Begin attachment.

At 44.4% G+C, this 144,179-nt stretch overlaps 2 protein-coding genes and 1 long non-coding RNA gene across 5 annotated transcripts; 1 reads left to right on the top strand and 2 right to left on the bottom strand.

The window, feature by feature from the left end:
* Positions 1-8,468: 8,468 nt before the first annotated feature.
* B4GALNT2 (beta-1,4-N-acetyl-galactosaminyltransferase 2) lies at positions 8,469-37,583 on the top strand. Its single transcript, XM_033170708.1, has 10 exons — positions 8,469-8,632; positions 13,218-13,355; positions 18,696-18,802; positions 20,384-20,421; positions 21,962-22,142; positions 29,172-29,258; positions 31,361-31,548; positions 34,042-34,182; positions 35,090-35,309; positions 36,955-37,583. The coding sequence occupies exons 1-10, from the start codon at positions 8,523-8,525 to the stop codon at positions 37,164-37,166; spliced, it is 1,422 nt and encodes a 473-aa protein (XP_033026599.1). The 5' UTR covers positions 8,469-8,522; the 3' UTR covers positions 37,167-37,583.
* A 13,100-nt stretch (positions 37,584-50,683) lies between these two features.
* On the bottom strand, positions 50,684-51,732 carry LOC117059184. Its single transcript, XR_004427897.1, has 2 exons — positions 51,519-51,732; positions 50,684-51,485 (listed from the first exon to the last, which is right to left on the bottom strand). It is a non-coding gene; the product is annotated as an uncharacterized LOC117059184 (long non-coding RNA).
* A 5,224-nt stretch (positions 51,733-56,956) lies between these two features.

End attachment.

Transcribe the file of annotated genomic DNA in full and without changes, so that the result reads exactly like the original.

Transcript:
At 44.4% G+C, this 144,179-nt stretch overlaps 2 protein-coding genes and 1 long non-coding RNA gene across 5 annotated transcripts; 1 reads left to right on the top strand and 2 right to left on the bottom strand.

The window, feature by feature from the left end:
* Positions 1-8,468: 8,468 nt before the first annotated feature.
* B4GALNT2 (beta-1,4-N-acetyl-galactosaminyltransferase 2) lies at positions 8,469-37,583 on the top strand. Its single transcript, XM_033170708.1, has 10 exons — positions 8,469-8,632; positions 13,218-13,355; positions 18,696-18,802; positions 20,384-20,421; positions 21,962-22,142; positions 29,172-29,258; positions 31,361-31,548; positions 34,042-34,182; positions 35,090-35,309; positions 36,955-37,583. The coding sequence occupies exons 1-10, from the start codon at positions 8,523-8,525 to the stop codon at positions 37,164-37,166; spliced, it is 1,422 nt and encodes a 473-aa protein (XP_033026599.1). The 5' UTR covers positions 8,469-8,522; the 3' UTR covers positions 37,167-37,583.
* A 13,100-nt stretch (positions 37,584-50,683) lies between these two features.
* On the bottom strand, positions 50,684-51,732 carry LOC117059184. Its single transcript, XR_004427897.1, has 2 exons — positions 51,519-51,732; positions 50,684-51,485 (listed from the first exon to the last, which is right to left on the bottom strand). It is a non-coding gene; the product is annotated as an uncharacterized LOC117059184 (long non-coding RNA).
* A 5,224-nt stretch (positions 51,733-56,956) lies between these two features.